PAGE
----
• Actively listening to every team member without prejudice
  • Announcing clear expectations and goals
  • Encouraging collaborations and ensuring everyone knows their role within the project
  • Establishing ethical standards quickly, so each member knows his boundaries
  • Prompting teams to resolve mistakes together and avoiding negative responses to errors, such as criticizing and complaining

Examples of conflict management strategies 

There are five common problem-solving strategies a manager should use to resolve sources of conflict within their teams. They shouldn’t all be used in one situation, as each is aimed at generating a specific outcome. Rather, the manager should apply the appropriate solution to the circumstance.

  1. Accommodation: This involves lose/win, where one team member is willing to relinquish their position. This shouldn’t be interpreted as being coerced. The key word is willing.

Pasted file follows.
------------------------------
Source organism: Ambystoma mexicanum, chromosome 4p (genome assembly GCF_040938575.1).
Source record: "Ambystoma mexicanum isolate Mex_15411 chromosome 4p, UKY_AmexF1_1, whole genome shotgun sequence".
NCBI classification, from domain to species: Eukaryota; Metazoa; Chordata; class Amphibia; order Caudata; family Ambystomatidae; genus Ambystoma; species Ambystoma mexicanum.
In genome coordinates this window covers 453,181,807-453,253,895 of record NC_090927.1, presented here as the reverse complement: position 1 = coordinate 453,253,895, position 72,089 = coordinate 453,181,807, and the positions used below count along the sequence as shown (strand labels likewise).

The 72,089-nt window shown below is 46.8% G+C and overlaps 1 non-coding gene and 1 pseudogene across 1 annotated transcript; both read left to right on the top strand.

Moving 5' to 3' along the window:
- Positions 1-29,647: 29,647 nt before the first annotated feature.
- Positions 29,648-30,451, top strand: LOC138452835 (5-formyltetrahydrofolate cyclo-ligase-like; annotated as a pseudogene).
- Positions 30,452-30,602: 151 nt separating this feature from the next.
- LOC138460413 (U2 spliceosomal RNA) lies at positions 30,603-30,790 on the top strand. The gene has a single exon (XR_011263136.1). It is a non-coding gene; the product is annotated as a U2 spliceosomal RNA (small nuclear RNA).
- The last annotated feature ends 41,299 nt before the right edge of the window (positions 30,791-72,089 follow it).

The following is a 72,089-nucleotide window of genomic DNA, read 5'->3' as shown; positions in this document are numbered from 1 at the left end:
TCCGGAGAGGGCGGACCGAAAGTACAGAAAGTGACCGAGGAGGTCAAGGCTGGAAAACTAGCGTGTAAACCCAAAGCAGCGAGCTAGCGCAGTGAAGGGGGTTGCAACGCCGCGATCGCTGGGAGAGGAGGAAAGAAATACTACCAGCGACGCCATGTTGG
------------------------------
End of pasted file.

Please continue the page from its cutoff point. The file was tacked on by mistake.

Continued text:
2. Compromise: This involves a win/lose, where all conflicted parties agree to find common ground through negotiation.
  3. Avoidance: A lose/lose situation where all parties agree to drop the issue. This typically happens in minor disagreements or when everyone accepts stepping back and cooling down is the best short-term solution.
  4. Competition: A win/lose where one party attempts to dominate the issue. This should only be used when all else fails, or in a crisis that must be handled immediately.
  5. Collaboration: The ideal solution, as it’s win/win. However, it’s also the most difficult to achieve, as it requires strong elements of trust, respect, and empathy within the team. Teams only develop over time, and no two teams develop at the same pace. This method is most useful when there’s time to consider multiple solutions that incorporate the individual talents of each team member.